Maybe these employees work at a call center. Maybe they’re warehouse employees. Maybe they’re front-line employees in the field who just can’t leave their stations.
So what do you do? Write them off as lost causes for participating in your causes?
Of course not; talk about a recipe for employee disengagement.
Instead of giving up on your “trapped” employees, you’ve got to get innovative about ways to include them in your company’s corporate philanthropy.
How? Try these volunteer delivery options:
1. On-Site Volunteering Parties
A range of organizations now specialize in packaging volunteering opportunities as a fun party for on-site employees. For example, The Pack Shack offers “Feed the Funnel” parties that help supply provisions and opportunities for underserved communities. Meals packed at Feed the Funnel parties are donated free of charge to local organizations, such as food banks and food pantries, for them to distribute to people and/or other organizations in their area.
On average, Pack Shack says that 30-40 people can pack 10,000 meals in just 2 hours, and they request that organizations set minimum goals to pack 5,000 meals to 10,000 meals, depending upon your location. Whether it’s team building, holiday parties or a volunteer opportunity for trapped employees - any occasion can be turned into an on-site party for good.
Even if you’re not working with an organization that’s formally dedicated to facilitating volunteering parties, companies can create volunteering drives where all employees contribute donations but a team of on-site volunteers helps sort or create donation sets (e.g., stuffed backpacks for local schools or kits for local homeless shelters.)
Finally, you can offer specific opportunities for special interest groups of on site employees. For example, the knitters amongst your team can make scarves for the homeless.
2. Skills-Based and Virtual Volunteering
Imagine an on-site career day where underserved students visited your company to learn about what you do by participating in games, mentorship opportunities and living a 'day in the life?' That’s what one company did when it partnered on Causecast’s STEM campaign with the White House and hosted a group of technology-minded high school girls, which became an inspiring experience for the girls and employees alike.
Other on-site skills-based volunteering ideas include language translations; assistance developing training materials; or virtual marketing, financial or technology consulting to a nonprofit.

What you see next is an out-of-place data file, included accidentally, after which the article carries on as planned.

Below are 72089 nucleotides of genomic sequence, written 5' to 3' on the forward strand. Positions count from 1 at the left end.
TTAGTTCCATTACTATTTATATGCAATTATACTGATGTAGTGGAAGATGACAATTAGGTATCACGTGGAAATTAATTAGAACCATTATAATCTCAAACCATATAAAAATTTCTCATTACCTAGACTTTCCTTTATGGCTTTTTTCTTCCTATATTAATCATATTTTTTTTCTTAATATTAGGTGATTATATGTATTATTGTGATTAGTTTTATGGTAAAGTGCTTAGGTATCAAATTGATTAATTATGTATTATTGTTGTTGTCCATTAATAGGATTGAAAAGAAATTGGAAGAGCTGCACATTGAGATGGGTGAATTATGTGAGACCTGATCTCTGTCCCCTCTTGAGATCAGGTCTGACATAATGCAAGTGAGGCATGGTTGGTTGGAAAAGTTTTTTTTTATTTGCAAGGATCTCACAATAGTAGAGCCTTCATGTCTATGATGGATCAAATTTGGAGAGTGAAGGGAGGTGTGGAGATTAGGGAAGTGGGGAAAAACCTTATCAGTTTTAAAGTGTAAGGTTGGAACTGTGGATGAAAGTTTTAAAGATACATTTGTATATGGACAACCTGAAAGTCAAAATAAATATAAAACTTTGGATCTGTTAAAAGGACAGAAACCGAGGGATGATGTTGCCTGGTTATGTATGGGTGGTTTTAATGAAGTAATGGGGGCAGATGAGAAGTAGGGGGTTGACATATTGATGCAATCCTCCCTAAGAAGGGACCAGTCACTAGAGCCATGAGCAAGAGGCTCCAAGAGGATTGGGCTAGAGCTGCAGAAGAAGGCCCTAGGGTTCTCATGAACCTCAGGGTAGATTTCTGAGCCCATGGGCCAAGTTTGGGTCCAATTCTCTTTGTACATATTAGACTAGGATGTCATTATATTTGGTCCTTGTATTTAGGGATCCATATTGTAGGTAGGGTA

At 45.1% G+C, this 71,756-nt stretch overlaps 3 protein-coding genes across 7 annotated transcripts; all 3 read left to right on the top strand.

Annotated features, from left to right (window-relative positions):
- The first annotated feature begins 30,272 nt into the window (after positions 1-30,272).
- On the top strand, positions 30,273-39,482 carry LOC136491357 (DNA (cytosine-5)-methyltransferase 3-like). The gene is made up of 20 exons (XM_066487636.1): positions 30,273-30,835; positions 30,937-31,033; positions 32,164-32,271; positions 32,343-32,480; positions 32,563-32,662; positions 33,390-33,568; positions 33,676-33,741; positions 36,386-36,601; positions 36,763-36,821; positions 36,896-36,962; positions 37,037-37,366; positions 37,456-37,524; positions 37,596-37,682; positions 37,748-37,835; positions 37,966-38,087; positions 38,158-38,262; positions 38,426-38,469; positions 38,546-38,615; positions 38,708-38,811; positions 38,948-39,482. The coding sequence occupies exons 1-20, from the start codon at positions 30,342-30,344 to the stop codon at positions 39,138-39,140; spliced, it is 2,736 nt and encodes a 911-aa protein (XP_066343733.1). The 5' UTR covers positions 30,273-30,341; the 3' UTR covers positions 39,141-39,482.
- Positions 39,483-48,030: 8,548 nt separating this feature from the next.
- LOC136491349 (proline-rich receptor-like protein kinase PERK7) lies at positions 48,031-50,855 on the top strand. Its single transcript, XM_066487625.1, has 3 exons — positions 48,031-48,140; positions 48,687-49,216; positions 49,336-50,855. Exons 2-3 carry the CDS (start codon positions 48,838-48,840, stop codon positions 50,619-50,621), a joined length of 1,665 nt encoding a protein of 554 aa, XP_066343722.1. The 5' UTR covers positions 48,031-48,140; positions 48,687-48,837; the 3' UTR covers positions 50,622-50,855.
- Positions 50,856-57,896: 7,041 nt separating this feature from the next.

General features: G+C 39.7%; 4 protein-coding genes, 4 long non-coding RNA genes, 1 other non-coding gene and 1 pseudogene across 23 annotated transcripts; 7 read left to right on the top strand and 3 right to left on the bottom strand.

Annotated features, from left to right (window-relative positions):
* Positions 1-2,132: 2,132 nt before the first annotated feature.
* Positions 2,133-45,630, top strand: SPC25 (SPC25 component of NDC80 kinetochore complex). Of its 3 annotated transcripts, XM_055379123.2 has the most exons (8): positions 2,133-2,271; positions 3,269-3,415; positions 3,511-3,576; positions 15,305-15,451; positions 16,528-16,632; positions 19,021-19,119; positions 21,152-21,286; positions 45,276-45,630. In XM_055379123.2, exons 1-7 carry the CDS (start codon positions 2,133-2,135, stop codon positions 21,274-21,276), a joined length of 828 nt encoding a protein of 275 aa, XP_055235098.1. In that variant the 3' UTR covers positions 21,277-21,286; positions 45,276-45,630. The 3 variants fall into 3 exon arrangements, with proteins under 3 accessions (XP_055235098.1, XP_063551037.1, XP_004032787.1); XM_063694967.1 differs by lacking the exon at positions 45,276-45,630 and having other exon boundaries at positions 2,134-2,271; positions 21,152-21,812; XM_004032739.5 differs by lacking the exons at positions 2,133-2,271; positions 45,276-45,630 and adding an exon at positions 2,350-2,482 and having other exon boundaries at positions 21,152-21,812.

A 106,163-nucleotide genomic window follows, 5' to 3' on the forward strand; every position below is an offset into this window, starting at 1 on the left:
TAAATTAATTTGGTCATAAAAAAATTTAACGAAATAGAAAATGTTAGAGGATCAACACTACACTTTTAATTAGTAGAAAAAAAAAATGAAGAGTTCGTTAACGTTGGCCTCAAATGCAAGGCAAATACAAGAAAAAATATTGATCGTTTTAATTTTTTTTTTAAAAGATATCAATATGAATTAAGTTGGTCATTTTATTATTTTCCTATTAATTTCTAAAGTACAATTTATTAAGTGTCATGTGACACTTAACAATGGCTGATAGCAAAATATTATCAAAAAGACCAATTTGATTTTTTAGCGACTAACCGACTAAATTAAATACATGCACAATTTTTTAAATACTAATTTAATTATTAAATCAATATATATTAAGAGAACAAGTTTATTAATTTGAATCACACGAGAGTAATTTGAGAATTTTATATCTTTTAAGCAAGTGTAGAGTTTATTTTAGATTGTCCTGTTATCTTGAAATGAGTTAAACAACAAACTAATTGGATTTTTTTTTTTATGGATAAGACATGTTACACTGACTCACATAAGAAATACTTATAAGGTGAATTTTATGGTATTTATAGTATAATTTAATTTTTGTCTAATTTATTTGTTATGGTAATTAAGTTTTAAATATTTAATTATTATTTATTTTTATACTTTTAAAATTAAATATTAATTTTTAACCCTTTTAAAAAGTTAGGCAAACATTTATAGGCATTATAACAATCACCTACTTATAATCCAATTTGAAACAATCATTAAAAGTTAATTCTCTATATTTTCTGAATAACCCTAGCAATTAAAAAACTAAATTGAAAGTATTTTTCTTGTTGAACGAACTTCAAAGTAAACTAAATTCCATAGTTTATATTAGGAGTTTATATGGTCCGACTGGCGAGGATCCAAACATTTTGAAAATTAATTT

Companies can also offer virtual projects where teams of employees spend a few hours in a conference room working on projects that aren’t necessarily skills-based. For example, how about creating cards for troops as Veterans and Memorial Days approach? Or designing holiday cards for children at the hospital or seniors at a senior center?
3. Solo Volunteering and Giving From Your Desk
While working as a group is fun, on-site volunteering from the office doesn’t have to take the form of a party or an organized team activity. If your employees want or need to be volunteering on their own, consider organizing these types of options:
**Volunteering for a crisis hotline taking calls or chatting online.
**Helping to fundraise for a nonprofit via calls or online campaigns (e.g., a St. Jude's campaign.)
**Writing blog posts or engaging in other content-driven volunteering (e.g., writing appealing pet “biographies” for the website of an animal shelter.)
**Reading or tutoring to underserved students from the phone or Skype (many nonprofits that work with underserved kids in this way will accommodate this type of arrangement.)
**Competing in company-wide crowdraising competitions to raise money for one cause, which is a great way to gamify giving and doesn’t require leaving your desk. Add in unique prizes, like the best company parking spot or lunch with the CEO, and you’ve got the recipe for a giving experience that makes employees throughout your organization feel connected.
So remember, just because some of your employees may be trapped at the office doesn’t mean they can’t participate in your volunteer and giving program in other ways. Get creative, give people a variety of opportunities tailored to their “stuck” status, and you’ll be amazed at how many employees rise to the occasion despite being pinned at their desks.